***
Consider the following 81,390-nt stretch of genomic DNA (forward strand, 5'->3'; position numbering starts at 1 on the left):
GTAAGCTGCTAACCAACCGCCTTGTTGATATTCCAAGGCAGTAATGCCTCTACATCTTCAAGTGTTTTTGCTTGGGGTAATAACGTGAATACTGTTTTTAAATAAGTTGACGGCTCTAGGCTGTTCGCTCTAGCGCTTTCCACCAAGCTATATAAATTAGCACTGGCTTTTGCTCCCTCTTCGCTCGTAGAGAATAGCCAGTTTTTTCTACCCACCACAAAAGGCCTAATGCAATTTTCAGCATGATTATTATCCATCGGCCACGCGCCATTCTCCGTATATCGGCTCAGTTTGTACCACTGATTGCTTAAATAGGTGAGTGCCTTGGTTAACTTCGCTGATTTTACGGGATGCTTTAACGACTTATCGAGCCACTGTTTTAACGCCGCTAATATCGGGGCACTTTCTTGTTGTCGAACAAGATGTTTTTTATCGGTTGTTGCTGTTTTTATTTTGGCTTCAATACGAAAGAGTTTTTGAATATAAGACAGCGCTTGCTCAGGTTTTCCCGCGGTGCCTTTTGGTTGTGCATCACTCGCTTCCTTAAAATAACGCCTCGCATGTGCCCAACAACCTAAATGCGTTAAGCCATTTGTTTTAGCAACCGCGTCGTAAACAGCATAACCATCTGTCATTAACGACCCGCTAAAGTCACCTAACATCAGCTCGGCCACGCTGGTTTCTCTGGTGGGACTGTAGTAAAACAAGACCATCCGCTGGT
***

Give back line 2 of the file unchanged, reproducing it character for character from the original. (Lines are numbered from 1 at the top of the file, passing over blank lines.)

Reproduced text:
GTAAGCTGCTAACCAACCGCCTTGTTGATATTCCAAGGCAGTAATGCCTCTACATCTTCAAGTGTTTTTGCTTGGGGTAATAACGTGAATACTGTTTTTAAATAAGTTGACGGCTCTAGGCTGTTCGCTCTAGCGCTTTCCACCAAGCTATATAAATTAGCACTGGCTTTTGCTCCCTCTTCGCTCGTAGAGAATAGCCAGTTTTTTCTACCCACCACAAAAGGCCTAATGCAATTTTCAGCATGATTATTATCCATCGGCCACGCGCCATTCTCCGTATATCGGCTCAGTTTGTACCACTGATTGCTTAAATAGGTGAGTGCCTTGGTTAACTTCGCTGATTTTACGGGATGCTTTAACGACTTATCGAGCCACTGTTTTAACGCCGCTAATATCGGGGCACTTTCTTGTTGTCGAACAAGATGTTTTTTATCGGTTGTTGCTGTTTTTATTTTGGCTTCAATACGAAAGAGTTTTTGAATATAAGACAGCGCTTGCTCAGGTTTTCCCGCGGTGCCTTTTGGTTGTGCATCACTCGCTTCCTTAAAATAACGCCTCGCATGTGCCCAACAACCTAAATGCGTTAAGCCATTTGTTTTAGCAACCGCGTCGTAAACAGCATAACCATCTGTCATTAACGACCCGCTAAAGTCACCTAACATCAGCTCGGCCACGCTGGTTTCTCTGGTGGGACTGTAGTAAAACAAGACCATCCGCTGGT